Golf is a severely misunderstood game from a strategy standpoint, but understanding it doesn’t have to be complicated. At the core of the golf smart concept is the ability to take a lot of information and pair it down to its simplest form.

Choosing Clubs Off the Tee

You stand on the first tee of a narrow par-4 that is 350 yards. On each side of the hole, there are dense trees. In between, there is what you estimate to be a 40-yard window. On average you hit your driver 260 yards and are offline an average of 30 yards from your start line. If you hit a perfect driver, you would be left with a 90-yard shot in the fairway. 

The thing is, that is less likely to happen than your average. Your average driver, which only fits in a 60-yard window given the 30 yards on each side of your target, will put you in the trees. You are taking on far too much risk, all for the reward of hitting a 90-yard wedge shot that you may or may not be comfortable with in the first place. 

You look at your 3-wood, which goes an average of 220 yards while being offline by an average of 18 yards. This would leave you 130 yards, but your average shot will put you within the 40-yard corridor between the trees. 

Maybe your favorite club is an 8-iron, which you hit 150 yards. Taking a driving iron, which travels 200 yards on average and is only offline by 13 yards normally, will leave you at your favorite distance while taking on even less risk than a 3-wood. 

That is golf smart. It’s not about playing conservatively or aggressively — it’s about having a reservoir of data behind you, looking at all of your options and picking the one that makes the most sense for you. 

Changing Your Approach to Golf Smart

Picking clubs off the tee is one part of the plan. The other is approaching the hole.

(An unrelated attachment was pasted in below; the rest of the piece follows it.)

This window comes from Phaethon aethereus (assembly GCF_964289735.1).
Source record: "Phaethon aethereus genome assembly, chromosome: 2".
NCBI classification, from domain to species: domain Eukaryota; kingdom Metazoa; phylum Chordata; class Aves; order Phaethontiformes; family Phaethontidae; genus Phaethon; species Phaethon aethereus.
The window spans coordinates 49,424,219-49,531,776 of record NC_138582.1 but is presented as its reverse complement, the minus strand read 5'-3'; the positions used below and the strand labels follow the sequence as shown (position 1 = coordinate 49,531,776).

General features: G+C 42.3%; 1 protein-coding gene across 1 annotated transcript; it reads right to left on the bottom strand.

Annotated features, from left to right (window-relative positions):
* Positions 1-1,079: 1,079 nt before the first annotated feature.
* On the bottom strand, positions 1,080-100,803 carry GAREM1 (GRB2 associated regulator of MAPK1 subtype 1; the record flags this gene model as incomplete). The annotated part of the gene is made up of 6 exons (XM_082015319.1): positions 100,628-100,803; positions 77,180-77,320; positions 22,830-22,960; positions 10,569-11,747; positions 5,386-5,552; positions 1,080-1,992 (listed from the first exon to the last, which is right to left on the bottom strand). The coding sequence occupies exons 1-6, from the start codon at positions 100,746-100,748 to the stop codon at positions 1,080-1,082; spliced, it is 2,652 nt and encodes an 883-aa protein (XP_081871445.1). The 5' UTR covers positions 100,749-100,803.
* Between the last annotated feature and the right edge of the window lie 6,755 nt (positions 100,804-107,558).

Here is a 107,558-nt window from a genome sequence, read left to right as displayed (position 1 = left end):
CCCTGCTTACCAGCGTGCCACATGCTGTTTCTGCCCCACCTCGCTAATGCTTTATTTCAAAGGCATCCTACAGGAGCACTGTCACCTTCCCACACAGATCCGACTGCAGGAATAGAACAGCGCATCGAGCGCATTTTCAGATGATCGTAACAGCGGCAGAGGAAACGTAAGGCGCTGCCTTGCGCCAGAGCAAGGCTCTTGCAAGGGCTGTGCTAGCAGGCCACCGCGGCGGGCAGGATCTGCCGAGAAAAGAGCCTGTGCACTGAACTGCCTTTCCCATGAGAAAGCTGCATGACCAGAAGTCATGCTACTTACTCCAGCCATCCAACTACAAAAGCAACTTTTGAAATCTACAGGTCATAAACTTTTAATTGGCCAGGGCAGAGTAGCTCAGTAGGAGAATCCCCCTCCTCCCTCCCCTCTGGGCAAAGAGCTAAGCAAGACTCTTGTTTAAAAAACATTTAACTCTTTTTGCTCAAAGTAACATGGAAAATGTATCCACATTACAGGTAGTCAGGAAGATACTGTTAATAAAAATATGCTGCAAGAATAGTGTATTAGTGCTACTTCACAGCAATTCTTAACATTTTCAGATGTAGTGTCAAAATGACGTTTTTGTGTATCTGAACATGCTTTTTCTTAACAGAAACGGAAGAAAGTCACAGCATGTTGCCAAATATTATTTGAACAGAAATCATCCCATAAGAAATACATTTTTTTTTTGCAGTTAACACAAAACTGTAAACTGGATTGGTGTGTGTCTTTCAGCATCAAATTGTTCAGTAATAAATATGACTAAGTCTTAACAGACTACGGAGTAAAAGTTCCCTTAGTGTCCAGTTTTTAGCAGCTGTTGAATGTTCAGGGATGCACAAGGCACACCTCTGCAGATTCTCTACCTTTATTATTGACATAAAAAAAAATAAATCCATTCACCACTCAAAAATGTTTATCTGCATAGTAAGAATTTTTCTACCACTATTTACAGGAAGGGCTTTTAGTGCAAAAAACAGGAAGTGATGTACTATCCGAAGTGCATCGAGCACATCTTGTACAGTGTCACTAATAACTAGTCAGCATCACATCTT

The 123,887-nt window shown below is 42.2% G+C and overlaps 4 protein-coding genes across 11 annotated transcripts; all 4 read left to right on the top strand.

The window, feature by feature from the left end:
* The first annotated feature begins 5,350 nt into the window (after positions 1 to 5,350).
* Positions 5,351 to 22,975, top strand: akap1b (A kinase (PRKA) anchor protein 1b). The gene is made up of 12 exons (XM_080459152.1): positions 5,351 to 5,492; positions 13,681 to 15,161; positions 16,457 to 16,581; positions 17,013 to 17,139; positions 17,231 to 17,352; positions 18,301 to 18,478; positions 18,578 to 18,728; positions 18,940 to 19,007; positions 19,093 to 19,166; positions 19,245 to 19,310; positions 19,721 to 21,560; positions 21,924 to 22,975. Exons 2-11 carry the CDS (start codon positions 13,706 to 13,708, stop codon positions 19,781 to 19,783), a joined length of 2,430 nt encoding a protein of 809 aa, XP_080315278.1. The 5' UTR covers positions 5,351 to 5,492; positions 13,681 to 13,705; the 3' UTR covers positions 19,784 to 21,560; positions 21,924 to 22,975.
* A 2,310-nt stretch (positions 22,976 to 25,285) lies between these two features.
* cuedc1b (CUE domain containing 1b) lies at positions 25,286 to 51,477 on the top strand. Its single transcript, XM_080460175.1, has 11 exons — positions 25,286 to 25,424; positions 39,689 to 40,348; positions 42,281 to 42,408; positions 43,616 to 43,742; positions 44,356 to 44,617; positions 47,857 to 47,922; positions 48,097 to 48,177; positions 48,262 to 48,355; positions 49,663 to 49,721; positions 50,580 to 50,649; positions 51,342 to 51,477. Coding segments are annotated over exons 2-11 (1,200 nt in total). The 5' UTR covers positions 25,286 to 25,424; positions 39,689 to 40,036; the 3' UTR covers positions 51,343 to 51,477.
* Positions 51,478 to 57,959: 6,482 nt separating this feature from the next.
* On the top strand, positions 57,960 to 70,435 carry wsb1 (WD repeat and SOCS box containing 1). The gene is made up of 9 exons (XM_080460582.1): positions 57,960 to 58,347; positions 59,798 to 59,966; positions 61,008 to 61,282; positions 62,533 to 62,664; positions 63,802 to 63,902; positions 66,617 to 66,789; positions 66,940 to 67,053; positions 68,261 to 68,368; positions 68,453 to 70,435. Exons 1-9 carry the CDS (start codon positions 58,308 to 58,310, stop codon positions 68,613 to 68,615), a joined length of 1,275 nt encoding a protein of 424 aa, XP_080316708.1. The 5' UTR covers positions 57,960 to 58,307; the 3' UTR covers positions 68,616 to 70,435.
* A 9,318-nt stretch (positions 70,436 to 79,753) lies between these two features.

Most golfers use a rangefinder or GPS to find out how far away the hole is, but this is just one data point and often a misleading one. The golf smart concept wants you to look at playing golf a different way.  

The question is not “How close can you get to this target?” 

The question you want to be asking is “Where do I want to hit my next shot from?” 

If you are playing to a hole that is on the back of the green and you laser that it is 140 yards away, it’s likely that you don’t want to plan on a 140-yard shot. This is a flawed line of thinking. 

For every club you hit, there is a shot dispersion where you can draw an imperfect circle around your target. That imperfect circle needs to include as much of the green as possible, eliminating as much of the circle that falls outside of the green.

Prioritizing Greens Hit

We know from many years-worth of data that, for the average golfer, being on the green is the biggest indicator of shooting the lowest score possible. That may sound obvious, but most players are not planning for their average shot to hit the green. They are playing to get as close to the hole as possible, visualizing their best shot and not their average shot. 

So that 140-yard shot to the hole location in the back part of the green is not really a 140-yard shot for most players. It’s probably 130 or 135 yards, the shot that allows the greatest probability to hit the green. 

When you add in particular trouble around a hole — water to the left of the green, let’s say — this is where it pays to know all of the information we have talked about. If you tend to miss approach shots to the left, you need to move the circle further right. 

You are not a sniper. It’s more like you are operating a semi-accurate cannon. 

Of course, golf is not a game played purely by numbers. It’s played by humans. If you are not comfortable with a decision, or you feel particularly confident, those are decisions that can be made within your game plan. 

But at the end of the day, the golf smart plan asks you to assess who you are and give yourself the best chance to make the lowest score. 

That’s all any golfer wants to do. 

We will have more detailed articles on strategy coming in the future, but hopefully this provides the basis for how your profile and analytics combine to form a game plan. Check back with The Club shortly for more updates.